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Editor's note: AI applications are no longer the sole province of tech giants such as Facebook and Google. Indeed, the technology is beginning to see use in organizations of all sizes. As more customers begin asking about AI applications, cloud vs. on-premises deployment will become a pivotal issue for IT service providers and other channel partners. This article from Brandon Ebken and Juan Orlandini examines these options.
Today, artificial intelligence has overcome many of the challenges it previously faced, and we're starting to see an eruption of implementations largely due to the cloud.
We can now store and compute the massive amount of data often needed for AI initiatives, and access has become ubiquitous and affordable, too, as organizations of all sizes can use AI capabilities merely by swiping a credit card. The increased accessibility of storage technologies and graphics processing units is enabling the masses to access world-class AI capabilities. Simply put, AI has become pervasive and is ready for the right now -- in fact, it'll be the biggest opportunity for businesses over the next decade.
As a result, AI is driving organizations' digital innovation initiatives, from bots and predictive analytics to virtual assistants and predictive maintenance on the edge. Yet, many clients are often weary of AI because of the significant amount of computation power and data it requires.
The question that every company must ask as they tackle AI is "Where do we fall on the AI continuum?" Answering this question can help you determine whether you need to build an infrastructure on premises to support your AI needs or whether consuming prebuilt models that offer AI tools and services in the cloud can help you reach your objective.
Considering the cloud for AI applications
Cloud-based AI services are an ideal solution for many organizations. Instead of building out a massive data center to gain access to compute, they can use the infrastructure someone else built. In fact, one reason why AI has become so pervasive is that cloud providers offer many plug-and-play AI cloud services, as well as access to enough compute power and pre-trained models to launch AI applications. This significantly reduces the barriers to entry.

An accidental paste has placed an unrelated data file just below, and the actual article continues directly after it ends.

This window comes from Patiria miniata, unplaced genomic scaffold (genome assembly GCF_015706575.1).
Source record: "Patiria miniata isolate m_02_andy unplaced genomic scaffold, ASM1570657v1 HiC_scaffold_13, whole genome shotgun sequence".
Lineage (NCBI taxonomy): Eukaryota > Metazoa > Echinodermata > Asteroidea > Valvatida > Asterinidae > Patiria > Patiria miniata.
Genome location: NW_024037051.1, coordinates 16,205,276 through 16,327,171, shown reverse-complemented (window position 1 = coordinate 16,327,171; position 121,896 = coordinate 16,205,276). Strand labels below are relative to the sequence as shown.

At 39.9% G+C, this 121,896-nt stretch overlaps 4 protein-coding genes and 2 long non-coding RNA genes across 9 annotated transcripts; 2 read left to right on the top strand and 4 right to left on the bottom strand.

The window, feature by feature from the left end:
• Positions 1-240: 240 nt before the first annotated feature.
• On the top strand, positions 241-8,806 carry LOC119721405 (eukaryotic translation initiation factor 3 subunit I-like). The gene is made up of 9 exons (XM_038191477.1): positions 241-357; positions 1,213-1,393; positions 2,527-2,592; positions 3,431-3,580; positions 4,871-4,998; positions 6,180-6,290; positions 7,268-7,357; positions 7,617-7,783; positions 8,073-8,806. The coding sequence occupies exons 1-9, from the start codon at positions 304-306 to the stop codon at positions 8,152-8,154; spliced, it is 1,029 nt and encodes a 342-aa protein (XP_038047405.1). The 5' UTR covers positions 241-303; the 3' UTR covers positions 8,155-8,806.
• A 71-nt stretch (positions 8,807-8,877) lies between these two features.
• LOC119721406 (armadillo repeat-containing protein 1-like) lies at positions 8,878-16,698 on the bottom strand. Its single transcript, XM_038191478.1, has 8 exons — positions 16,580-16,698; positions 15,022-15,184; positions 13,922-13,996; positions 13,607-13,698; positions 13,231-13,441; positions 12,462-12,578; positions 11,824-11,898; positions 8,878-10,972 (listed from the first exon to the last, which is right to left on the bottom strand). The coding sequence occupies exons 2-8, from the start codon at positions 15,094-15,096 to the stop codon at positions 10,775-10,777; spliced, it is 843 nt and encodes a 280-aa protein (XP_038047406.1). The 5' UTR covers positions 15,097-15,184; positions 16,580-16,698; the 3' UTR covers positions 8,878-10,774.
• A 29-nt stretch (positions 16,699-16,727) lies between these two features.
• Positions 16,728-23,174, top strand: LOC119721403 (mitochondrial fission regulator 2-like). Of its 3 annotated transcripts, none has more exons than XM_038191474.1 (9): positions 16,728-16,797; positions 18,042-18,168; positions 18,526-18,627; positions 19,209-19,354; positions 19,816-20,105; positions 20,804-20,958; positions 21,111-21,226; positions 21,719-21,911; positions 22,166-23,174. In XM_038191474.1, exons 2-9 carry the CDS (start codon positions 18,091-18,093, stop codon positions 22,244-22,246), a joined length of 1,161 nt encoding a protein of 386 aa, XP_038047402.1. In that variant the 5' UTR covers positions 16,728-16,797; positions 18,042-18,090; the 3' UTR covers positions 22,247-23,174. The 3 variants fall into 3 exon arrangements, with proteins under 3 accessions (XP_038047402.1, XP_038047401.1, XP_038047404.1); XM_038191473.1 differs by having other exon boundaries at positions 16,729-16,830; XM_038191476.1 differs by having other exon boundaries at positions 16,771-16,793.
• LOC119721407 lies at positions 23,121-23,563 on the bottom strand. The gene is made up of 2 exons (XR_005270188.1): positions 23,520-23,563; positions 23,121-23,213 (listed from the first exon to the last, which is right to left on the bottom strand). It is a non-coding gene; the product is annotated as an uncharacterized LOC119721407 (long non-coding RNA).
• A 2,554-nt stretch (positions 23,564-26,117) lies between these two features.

Some clients look to the cloud to test the waters and see what AI initiatives work for their organizations. For even more clients, the cloud is not only the place to try things out, but it is the place to use and run AI -- forever. Many organizations are training deep learning models in the cloud, utilizing the easy access to unlimited compute power and massive amounts of data storage.
While some organizations are not yet at the point of using deep machine learning, AI will continue to accelerate the adoption of cloud technologies, opening doors for more complex solutions as the cloud continues to optimize compute, storage, networking and security. For offerings like speech-based cognitive services or implementing robotic process automation -- i.e., bots -- cloud providers are well-equipped to deliver the compute power needed.
On certain occasions, the pre-trained models or the computational/storage requirements of the cloud can be inappropriate or cost-prohibitive. In those situations, an on-premises solution may make more sense.
The case for on-premises AI
So what moves customers on premises?
There is a whole ecosystem of tools built for on premises that can work with mass amounts of compute power, which can be expensive in the cloud. Some customers find it more economical to do this on premises or prefer a capital expense to an operational expense model. If your organization determines that it wants to get more involved in this or roll out AI at scale, then it may make more sense to invest in on-premises infrastructure instead of consuming cloud-based services.